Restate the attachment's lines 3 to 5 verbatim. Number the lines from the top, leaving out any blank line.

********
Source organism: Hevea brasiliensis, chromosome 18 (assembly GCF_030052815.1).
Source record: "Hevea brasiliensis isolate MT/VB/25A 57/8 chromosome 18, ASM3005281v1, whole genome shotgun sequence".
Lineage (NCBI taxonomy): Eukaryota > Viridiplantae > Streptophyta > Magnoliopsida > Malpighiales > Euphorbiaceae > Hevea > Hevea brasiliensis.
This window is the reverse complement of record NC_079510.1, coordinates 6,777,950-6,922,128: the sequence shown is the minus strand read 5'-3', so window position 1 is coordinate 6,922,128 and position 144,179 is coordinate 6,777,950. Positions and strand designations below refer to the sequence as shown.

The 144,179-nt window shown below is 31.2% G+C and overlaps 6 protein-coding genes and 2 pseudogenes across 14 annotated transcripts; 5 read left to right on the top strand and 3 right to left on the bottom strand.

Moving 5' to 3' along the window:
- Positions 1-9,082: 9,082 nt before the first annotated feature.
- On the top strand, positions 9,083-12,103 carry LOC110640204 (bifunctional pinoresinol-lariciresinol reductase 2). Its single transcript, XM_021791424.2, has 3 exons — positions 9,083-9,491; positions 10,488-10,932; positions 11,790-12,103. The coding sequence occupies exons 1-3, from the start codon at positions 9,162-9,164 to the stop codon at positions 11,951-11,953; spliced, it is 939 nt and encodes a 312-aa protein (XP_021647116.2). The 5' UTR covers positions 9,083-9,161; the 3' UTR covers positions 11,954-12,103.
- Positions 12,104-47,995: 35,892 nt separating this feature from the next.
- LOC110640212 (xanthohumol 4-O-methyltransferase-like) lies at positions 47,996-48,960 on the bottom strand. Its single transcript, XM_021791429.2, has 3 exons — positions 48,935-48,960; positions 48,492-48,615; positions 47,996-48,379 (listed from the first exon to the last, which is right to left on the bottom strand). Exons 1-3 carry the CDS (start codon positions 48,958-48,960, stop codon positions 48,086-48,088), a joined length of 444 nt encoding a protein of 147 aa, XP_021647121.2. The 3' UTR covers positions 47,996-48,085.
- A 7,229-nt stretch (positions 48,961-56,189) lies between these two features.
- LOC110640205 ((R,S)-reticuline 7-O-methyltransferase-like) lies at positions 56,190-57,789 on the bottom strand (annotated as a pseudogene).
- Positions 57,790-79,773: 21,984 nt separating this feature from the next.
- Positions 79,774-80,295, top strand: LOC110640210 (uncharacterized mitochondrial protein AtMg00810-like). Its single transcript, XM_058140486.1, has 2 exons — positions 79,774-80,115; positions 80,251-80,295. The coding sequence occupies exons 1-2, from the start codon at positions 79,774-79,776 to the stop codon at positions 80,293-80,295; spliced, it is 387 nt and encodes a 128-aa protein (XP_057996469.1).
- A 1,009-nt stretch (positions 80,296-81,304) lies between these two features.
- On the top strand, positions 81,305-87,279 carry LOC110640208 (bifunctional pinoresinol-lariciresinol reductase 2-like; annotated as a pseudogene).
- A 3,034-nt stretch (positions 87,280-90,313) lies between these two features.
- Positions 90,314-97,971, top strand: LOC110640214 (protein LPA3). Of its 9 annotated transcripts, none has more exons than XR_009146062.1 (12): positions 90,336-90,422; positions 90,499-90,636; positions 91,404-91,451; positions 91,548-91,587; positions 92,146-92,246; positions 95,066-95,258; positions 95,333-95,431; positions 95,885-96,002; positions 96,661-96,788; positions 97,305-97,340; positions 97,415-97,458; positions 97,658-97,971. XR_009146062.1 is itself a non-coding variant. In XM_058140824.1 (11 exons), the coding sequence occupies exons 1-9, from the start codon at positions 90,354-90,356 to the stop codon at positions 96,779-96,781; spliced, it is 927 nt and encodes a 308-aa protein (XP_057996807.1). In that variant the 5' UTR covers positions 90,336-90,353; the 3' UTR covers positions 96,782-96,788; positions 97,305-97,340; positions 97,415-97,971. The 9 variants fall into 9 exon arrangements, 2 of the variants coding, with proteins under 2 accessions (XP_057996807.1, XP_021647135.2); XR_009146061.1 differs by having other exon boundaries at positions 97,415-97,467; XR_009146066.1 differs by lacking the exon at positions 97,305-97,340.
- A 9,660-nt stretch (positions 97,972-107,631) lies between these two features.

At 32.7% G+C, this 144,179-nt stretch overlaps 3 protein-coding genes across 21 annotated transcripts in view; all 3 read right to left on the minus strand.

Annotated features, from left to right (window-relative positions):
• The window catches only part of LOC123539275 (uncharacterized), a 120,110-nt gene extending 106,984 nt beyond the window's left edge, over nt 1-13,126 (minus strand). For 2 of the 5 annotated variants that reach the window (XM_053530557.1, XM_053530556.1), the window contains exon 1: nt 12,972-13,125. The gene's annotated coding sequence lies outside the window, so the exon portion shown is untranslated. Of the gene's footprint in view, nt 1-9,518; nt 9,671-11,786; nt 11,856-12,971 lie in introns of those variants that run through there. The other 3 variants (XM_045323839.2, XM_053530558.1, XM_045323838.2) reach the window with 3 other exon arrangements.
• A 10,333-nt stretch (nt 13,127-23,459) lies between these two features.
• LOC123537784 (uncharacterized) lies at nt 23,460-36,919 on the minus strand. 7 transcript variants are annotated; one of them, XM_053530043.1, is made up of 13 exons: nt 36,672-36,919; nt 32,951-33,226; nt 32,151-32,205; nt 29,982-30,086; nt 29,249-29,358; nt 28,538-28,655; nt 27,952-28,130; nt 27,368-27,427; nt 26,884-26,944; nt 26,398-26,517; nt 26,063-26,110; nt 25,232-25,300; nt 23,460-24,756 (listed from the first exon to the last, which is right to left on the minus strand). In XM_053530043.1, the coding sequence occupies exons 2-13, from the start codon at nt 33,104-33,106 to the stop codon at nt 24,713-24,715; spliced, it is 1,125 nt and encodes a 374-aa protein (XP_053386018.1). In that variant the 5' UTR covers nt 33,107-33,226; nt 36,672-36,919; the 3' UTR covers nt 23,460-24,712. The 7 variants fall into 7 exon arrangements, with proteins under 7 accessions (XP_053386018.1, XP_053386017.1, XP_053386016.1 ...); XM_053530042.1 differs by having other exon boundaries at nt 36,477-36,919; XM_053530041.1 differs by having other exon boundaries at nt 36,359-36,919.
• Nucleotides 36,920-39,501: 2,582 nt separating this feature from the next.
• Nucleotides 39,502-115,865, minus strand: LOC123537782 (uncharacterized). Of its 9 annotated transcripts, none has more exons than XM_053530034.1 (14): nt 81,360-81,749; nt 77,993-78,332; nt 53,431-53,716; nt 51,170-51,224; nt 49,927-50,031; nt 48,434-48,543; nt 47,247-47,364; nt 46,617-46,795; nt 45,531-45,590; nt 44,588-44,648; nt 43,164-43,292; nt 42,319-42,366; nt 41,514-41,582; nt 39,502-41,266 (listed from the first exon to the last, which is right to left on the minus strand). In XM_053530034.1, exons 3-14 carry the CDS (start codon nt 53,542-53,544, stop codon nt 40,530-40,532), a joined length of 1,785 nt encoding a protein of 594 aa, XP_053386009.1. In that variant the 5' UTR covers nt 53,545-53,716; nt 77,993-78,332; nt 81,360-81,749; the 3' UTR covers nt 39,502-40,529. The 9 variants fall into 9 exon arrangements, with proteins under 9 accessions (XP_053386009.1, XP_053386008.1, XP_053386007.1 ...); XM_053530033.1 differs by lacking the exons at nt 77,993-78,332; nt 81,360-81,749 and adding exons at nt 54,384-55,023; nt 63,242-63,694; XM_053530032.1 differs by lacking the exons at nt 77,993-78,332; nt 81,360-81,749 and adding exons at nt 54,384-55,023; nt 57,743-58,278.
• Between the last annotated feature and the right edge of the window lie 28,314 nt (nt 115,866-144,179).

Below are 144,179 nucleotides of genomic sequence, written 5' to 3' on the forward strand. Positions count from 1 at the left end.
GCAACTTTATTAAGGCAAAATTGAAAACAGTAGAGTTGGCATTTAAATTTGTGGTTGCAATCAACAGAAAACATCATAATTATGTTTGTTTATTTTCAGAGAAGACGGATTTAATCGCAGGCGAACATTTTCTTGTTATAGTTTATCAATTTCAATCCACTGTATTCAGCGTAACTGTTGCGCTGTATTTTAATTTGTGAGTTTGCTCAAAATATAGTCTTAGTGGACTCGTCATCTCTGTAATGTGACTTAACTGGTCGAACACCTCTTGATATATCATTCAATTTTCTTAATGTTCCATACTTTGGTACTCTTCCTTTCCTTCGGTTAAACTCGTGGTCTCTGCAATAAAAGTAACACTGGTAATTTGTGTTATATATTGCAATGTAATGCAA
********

Lineage (NCBI taxonomy): Eukaryota > Viridiplantae > Streptophyta > Magnoliopsida > Malpighiales > Euphorbiaceae > Hevea > Hevea brasiliensis.
This window is the reverse complement of record NC_079510.1, coordinates 6,777,950-6,922,128: the sequence shown is the minus strand read 5'-3', so window position 1 is coordinate 6,922,128 and position 144,179 is coordinate 6,777,950. Positions and strand designations below refer to the sequence as shown.

The 144,179-nt window shown below is 31.2% G+C and overlaps 6 protein-coding genes and 2 pseudogenes across 14 annotated transcripts; 5 read left to right on the top strand and 3 right to left on the bottom strand.